I have a 10 1/2 month old english bulldog that just had her first heat. When we bought her, the breeder went over the whole scenario, but I guess now that my husband and I are experiencing it for the first time we are just a little overwhelmed. We plan on breeding her and I feel like I need to be way more educated on this topic, but it seems like everywhere I turn it is just the typical info: they usually have to be artificially inseminated and have c-sections and so on, but I really can't find any good info to help us, can anyone please help????? thanks
Well first off, your bulldog is too young to breed now anyway, so you have plenty of time to get more information. Dogs don't need to be bred before they are 2 years old minimum. This gives the dogs bodies time to mature, and gets them more physically and mentally prepared when they actually do breed and whelp.
On Amazon.com there's two books that are very popular.
Successful dog breeding: The complete handbook of canine midwifery
The complete book of dog breeding
I've never used or read either of them, so I can't personally vouch for their quality or accuracy but it's as good a place to find information as any...
I'd personally never breed any dog without having years of experience in the breed. ANd with bulldogs having so many problems with whelping, breeding, even after whelping you can never leave the mother alone with the puppies because she can lay down on them and crush/smother them.. stuf like that. It's all too much.
Hi there, yes bulldogs aren't easy to breed and are expensive, they can not have birth naturally and all must have c-sections, I personally don't understand why one would want to breed such dogs with all the complications involved but that's why we have chocolate and vanilla! I am sure your breeder can tell you more as well there are tons of bulldog sites on the net. The typical information you are getting is the correct information.
Thanks for the nice advice, and I guess the not so nice advice. I am not positive that I will breed my dog, but I am sure that I will not until I feel comfortable doing so. I have wanted a bulldog since I can remember, and have always been very aware of the fact that they are extremely high maintenance dogs. My dog is a beautifull bulldog with a wonderful personality and that is why my husband and I want to breed her. If and when we breed her we will most likely keep all of the puppies in the family because after all of the vet bills it is not likely we would profit anyway.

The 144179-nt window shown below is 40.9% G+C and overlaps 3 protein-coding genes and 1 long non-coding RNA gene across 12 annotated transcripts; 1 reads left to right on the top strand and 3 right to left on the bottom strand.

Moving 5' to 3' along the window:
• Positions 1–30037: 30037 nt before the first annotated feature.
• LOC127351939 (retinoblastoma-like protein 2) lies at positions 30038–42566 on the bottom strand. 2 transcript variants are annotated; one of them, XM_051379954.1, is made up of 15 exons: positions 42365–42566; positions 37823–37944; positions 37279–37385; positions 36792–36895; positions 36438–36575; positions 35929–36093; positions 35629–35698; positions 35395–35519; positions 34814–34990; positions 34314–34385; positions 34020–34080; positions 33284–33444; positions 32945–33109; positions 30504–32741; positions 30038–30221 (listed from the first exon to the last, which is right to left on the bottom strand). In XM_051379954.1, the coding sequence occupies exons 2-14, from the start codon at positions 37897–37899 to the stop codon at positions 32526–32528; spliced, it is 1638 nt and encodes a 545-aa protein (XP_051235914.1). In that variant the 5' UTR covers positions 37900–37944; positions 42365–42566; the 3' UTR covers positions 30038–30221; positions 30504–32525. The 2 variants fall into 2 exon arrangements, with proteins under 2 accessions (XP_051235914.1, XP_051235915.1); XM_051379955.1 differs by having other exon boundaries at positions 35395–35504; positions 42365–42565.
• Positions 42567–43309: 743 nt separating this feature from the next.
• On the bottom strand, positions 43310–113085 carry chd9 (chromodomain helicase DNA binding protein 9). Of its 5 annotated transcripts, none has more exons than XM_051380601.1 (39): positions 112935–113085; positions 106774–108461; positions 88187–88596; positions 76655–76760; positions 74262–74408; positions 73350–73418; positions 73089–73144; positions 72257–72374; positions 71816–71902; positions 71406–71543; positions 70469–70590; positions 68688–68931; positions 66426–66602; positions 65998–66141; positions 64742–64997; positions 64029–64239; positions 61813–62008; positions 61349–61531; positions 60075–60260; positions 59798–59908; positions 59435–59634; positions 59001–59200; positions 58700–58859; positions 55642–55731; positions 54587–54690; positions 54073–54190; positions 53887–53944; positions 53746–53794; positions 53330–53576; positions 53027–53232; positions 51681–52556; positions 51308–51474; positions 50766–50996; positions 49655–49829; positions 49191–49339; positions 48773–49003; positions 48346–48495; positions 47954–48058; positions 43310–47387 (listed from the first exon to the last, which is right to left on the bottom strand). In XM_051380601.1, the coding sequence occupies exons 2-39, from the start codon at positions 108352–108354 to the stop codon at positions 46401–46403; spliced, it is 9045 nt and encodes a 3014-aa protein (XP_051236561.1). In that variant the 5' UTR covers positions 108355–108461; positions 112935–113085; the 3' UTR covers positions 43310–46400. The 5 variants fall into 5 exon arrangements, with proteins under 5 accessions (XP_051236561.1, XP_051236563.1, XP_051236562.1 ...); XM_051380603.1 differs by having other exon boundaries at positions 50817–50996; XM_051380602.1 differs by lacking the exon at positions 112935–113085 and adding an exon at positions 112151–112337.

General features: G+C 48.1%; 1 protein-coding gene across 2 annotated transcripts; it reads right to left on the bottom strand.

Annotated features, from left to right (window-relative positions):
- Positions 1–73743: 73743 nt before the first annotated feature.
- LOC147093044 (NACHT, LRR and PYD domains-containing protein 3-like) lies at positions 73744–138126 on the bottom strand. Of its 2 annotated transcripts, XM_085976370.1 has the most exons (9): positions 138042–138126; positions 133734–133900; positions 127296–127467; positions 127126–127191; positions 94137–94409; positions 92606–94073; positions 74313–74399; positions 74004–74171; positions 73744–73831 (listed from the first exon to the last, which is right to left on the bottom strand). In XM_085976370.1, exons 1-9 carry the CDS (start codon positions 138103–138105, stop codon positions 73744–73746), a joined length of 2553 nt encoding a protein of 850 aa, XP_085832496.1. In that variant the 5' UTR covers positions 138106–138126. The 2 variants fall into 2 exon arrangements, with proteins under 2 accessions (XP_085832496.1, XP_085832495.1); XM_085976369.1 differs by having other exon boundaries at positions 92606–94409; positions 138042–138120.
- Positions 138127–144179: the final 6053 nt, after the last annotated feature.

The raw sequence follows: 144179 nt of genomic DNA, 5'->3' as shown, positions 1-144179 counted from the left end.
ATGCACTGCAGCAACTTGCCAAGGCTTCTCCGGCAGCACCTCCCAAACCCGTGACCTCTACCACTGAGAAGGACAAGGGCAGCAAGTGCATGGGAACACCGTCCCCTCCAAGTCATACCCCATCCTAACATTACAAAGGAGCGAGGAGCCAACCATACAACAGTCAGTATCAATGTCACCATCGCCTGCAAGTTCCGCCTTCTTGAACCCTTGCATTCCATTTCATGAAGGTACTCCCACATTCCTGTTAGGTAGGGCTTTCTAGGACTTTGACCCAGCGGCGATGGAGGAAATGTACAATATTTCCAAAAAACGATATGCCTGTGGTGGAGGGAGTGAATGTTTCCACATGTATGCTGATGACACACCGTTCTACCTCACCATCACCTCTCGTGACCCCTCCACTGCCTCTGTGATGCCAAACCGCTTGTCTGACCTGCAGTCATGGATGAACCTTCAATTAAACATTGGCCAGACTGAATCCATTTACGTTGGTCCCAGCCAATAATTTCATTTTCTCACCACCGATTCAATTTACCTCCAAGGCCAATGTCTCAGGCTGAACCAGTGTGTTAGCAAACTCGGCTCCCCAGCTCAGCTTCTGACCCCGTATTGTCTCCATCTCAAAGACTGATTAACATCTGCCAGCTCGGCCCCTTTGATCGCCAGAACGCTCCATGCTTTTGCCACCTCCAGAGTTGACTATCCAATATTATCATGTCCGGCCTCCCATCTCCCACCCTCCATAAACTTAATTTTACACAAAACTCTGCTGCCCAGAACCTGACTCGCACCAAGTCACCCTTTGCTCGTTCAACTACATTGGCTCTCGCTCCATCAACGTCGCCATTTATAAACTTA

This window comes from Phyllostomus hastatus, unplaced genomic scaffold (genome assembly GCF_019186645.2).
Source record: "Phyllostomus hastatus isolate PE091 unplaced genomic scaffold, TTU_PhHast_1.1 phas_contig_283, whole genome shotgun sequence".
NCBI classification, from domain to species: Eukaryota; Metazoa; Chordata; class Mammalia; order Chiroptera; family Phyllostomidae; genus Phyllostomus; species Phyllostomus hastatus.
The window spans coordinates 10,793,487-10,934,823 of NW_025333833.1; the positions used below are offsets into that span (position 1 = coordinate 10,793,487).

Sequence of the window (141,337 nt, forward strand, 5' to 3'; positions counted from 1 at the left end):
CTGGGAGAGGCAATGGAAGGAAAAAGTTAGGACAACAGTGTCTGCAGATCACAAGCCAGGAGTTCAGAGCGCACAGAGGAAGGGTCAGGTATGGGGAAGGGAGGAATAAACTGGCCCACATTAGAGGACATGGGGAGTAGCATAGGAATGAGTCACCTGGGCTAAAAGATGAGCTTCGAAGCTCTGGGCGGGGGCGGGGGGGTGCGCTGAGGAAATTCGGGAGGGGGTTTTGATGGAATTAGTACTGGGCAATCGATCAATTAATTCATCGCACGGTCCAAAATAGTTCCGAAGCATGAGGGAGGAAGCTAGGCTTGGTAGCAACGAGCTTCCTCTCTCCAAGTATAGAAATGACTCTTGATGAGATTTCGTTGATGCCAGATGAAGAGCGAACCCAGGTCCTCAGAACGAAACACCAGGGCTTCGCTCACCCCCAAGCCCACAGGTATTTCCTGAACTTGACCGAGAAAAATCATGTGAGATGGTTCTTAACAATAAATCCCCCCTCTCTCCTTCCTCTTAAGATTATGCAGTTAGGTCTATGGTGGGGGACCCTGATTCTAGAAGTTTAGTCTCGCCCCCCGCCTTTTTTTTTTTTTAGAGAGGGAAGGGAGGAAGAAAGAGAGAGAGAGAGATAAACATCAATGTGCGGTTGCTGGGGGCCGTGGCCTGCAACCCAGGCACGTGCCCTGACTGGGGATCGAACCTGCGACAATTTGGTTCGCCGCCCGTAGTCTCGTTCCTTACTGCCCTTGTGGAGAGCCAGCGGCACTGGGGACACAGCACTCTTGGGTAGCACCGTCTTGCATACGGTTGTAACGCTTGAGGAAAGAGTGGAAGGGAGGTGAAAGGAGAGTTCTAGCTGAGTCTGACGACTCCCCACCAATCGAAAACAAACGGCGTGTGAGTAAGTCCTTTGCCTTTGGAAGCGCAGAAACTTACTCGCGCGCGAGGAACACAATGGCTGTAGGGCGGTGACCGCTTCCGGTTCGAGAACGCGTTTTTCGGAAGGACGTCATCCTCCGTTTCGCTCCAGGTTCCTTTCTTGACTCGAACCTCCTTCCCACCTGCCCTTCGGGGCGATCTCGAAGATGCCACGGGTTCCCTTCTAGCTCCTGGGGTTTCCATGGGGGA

Personally I don't see how a "beautiful dog" with a "wonderful personality" equal a reason to breed. I could see looking into breeding if you were to shoow your beautiful girl and get her pointed and then finish her. She would then be a champion and have the desirable characteristics to have offspring. If after all that you still wished to breed her you would then trot her off to the Vet to have all the tests done to make sure she is a good candidate to breed.
I know I sound harsh but it's not my intention to give you a hard time. It's just that Bulldogs have so many health problems. Educating yourself on breeding is wonderful in theory but if you don't have stock that should be bred it really wont matter in the end.
***Edited By: mooshu on 5/19/2005 1:53:56 PM*** Reason: .
I disagree that you HAVE to have a pointed or titled bitch to breed. Get real, get a life, not everyone is looking for or can afford a show quality dog. With bulldogs for example I BLAME show people for thier terrible health problems that have been caused by over breeding for a certian look instead of health. It disguests me that we have created a breed so unsound that the pups need to be cut out of the dog or they die. Which is also not true, I know of several people with free whelping bulldogs, and with the danger of a major abdominal surgery I would think that vets would TRY to let nature take its course before preforming an operation that they may or may not recover from. Bottom line is you should learn before you try to breed a risky breed. I would suggest hooking up with with a decent trusted vet. Also, go to some confirmation shows and try to find the best possible stud for your female, and hopefully will be nice and provide a wealth of information. If you breed with a Champion male there would be no reason why you can't produce healthy puppies, and unless you have a series of unfortunate events you WILL make money doing it if you choose.
Remember too that if you decide to breed her, it will probably dramatically shorten her life span. Unfortunately bulldogs have short life spans and any kind of breeding will do damage to their bodies that can't be undone. Whatever you do, please wait until she's at least 2 before you even consider it and then find a great doctor. Truly though, it's much better for her if you don't. I don't plan on breeding mine and I have both the male and the female. They are my babies. I want to keep them healthy for as long as possible.